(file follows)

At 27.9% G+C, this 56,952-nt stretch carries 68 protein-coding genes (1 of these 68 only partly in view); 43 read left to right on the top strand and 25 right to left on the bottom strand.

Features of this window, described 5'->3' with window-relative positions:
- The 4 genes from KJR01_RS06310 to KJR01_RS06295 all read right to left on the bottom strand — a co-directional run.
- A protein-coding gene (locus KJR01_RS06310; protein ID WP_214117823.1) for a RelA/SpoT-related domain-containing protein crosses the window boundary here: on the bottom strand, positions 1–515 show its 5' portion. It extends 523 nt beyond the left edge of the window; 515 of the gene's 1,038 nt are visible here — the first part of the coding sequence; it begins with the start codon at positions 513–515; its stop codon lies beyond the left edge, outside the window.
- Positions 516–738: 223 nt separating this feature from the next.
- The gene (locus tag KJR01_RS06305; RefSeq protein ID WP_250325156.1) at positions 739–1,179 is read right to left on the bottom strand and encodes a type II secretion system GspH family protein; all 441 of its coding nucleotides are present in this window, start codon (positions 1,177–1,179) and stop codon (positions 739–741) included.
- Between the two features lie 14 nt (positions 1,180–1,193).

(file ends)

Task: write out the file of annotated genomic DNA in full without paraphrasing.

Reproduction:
At 27.9% G+C, this 56,952-nt stretch carries 68 protein-coding genes (1 of these 68 only partly in view); 43 read left to right on the top strand and 25 right to left on the bottom strand.

Features of this window, described 5'->3' with window-relative positions:
- The 4 genes from KJR01_RS06310 to KJR01_RS06295 all read right to left on the bottom strand — a co-directional run.
- A protein-coding gene (locus KJR01_RS06310; protein ID WP_214117823.1) for a RelA/SpoT-related domain-containing protein crosses the window boundary here: on the bottom strand, positions 1–515 show its 5' portion. It extends 523 nt beyond the left edge of the window; 515 of the gene's 1,038 nt are visible here — the first part of the coding sequence; it begins with the start codon at positions 513–515; its stop codon lies beyond the left edge, outside the window.
- Positions 516–738: 223 nt separating this feature from the next.
- The gene (locus tag KJR01_RS06305; RefSeq protein ID WP_250325156.1) at positions 739–1,179 is read right to left on the bottom strand and encodes a type II secretion system GspH family protein; all 441 of its coding nucleotides are present in this window, start codon (positions 1,177–1,179) and stop codon (positions 739–741) included.
- Between the two features lie 14 nt (positions 1,180–1,193).